An odd little flower, Wild Ginger (Asarum canadense) is bell shaped and often lies partially buried in the dirt. Hidden from view by two huge heart-shaped leaves, you would never know the strange flower is there as you walk past, but then again, we're not meant to know the flower is there. Insects that roam the forest floor are, and they have no problem finding the eye-level beauty (that is also a little scary looking)!
I had to brush aside leaves on the ground to be able to see this Wild Ginger (Asarum canadense) blossom...and what a strange little blossom it is! Ants and flies and other insects find the dark maroon to chocolate brown blossoms easy enough, and its cup-like form often offers shelter to these tiny insects which then pollinate the flower.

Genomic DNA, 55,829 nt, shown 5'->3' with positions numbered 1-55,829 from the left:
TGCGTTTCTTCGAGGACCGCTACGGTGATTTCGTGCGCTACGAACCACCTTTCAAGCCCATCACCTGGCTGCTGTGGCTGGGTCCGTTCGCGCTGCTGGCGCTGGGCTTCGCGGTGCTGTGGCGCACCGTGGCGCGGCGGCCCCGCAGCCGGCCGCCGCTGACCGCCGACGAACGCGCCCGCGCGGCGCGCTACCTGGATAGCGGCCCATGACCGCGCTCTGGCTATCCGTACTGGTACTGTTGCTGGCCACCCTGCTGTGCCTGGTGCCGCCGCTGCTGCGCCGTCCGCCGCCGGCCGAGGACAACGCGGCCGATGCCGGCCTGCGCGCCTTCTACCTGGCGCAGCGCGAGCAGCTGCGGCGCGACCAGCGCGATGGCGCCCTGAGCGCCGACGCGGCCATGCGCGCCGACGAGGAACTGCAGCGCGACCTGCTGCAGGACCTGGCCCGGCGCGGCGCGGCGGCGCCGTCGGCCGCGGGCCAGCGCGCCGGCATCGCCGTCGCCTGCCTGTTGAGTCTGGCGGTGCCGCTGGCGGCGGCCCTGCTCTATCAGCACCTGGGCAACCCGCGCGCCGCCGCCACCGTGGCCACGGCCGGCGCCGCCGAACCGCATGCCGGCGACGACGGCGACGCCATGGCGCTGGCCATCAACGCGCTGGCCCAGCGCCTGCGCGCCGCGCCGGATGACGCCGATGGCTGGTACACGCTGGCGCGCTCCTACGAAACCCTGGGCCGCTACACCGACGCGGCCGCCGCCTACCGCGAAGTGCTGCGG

...a tiny flower within a flower? It looks like it, but it's really just a 6-lobed stigma perched on top of a thick style.
...each plant consists of two heart-shaped leaves on separate stems. One flower grows between the two stems, often covered by leaves and sometimes partially buried in the ground.
...long hairs coat the sepals that form the bloom, making it look like its covered in white fur. The only way to see this flower is to get down on your hands and knees and gently move aside the heart-shaped leaves. In this photo, I used the camera to hold back the leaves to focus on the flower resting in the leaf litter.
...the Mighty Rock Guardian is ever vigilant, protecting wildflowers from forces seen and unseen.
Actually, Rick created Old Stoney while I was photographing the ginger. If you find yourself at the base of the hillside trail at Fort Ancient (where it feeds into the Little Miami River) look for a patch of heart-shaped Wild Ginger leaves and see if the Mighty Rock Guardian is still there! He protects all who venture forth...